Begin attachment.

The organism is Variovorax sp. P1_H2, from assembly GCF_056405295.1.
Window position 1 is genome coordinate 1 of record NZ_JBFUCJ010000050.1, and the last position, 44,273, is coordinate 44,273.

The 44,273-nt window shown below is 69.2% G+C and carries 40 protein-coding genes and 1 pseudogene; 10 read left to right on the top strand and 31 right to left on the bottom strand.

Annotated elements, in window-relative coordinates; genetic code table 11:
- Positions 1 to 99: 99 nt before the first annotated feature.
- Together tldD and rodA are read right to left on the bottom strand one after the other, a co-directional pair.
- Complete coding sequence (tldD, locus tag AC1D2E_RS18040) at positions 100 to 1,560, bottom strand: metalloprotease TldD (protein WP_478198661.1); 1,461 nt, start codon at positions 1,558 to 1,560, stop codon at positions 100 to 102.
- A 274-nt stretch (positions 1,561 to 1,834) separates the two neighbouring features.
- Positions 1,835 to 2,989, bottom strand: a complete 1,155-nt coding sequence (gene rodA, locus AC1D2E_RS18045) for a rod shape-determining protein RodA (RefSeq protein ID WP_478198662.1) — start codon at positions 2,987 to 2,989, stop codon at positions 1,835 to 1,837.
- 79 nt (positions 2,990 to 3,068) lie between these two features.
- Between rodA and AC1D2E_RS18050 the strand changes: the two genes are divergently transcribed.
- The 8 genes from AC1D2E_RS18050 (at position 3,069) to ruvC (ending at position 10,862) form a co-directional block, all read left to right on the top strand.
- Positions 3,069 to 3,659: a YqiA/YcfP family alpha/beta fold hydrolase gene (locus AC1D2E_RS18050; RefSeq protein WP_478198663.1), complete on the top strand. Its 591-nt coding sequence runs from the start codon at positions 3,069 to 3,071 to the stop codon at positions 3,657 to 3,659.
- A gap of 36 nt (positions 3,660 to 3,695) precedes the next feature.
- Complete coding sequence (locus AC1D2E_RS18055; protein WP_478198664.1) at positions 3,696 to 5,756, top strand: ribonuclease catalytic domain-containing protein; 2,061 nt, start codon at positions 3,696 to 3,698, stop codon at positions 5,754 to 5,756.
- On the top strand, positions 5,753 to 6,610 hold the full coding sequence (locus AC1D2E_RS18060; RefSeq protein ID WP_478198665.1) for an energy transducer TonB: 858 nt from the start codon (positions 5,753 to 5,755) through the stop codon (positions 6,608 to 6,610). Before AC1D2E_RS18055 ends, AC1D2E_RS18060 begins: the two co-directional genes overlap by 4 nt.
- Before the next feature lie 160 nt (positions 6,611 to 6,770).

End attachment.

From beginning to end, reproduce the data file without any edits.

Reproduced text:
The organism is Variovorax sp. P1_H2, from assembly GCF_056405295.1.
Window position 1 is genome coordinate 1 of record NZ_JBFUCJ010000050.1, and the last position, 44,273, is coordinate 44,273.

The 44,273-nt window shown below is 69.2% G+C and carries 40 protein-coding genes and 1 pseudogene; 10 read left to right on the top strand and 31 right to left on the bottom strand.

Annotated elements, in window-relative coordinates; genetic code table 11:
- Positions 1 to 99: 99 nt before the first annotated feature.
- Together tldD and rodA are read right to left on the bottom strand one after the other, a co-directional pair.
- Complete coding sequence (tldD, locus tag AC1D2E_RS18040) at positions 100 to 1,560, bottom strand: metalloprotease TldD (protein WP_478198661.1); 1,461 nt, start codon at positions 1,558 to 1,560, stop codon at positions 100 to 102.
- A 274-nt stretch (positions 1,561 to 1,834) separates the two neighbouring features.
- Positions 1,835 to 2,989, bottom strand: a complete 1,155-nt coding sequence (gene rodA, locus AC1D2E_RS18045) for a rod shape-determining protein RodA (RefSeq protein ID WP_478198662.1) — start codon at positions 2,987 to 2,989, stop codon at positions 1,835 to 1,837.
- 79 nt (positions 2,990 to 3,068) lie between these two features.
- Between rodA and AC1D2E_RS18050 the strand changes: the two genes are divergently transcribed.
- The 8 genes from AC1D2E_RS18050 (at position 3,069) to ruvC (ending at position 10,862) form a co-directional block, all read left to right on the top strand.
- Positions 3,069 to 3,659: a YqiA/YcfP family alpha/beta fold hydrolase gene (locus AC1D2E_RS18050; RefSeq protein WP_478198663.1), complete on the top strand. Its 591-nt coding sequence runs from the start codon at positions 3,069 to 3,071 to the stop codon at positions 3,657 to 3,659.
- A gap of 36 nt (positions 3,660 to 3,695) precedes the next feature.
- Complete coding sequence (locus AC1D2E_RS18055; protein WP_478198664.1) at positions 3,696 to 5,756, top strand: ribonuclease catalytic domain-containing protein; 2,061 nt, start codon at positions 3,696 to 3,698, stop codon at positions 5,754 to 5,756.
- On the top strand, positions 5,753 to 6,610 hold the full coding sequence (locus AC1D2E_RS18060; RefSeq protein ID WP_478198665.1) for an energy transducer TonB: 858 nt from the start codon (positions 5,753 to 5,755) through the stop codon (positions 6,608 to 6,610). Before AC1D2E_RS18055 ends, AC1D2E_RS18060 begins: the two co-directional genes overlap by 4 nt.
- Before the next feature lie 160 nt (positions 6,611 to 6,770).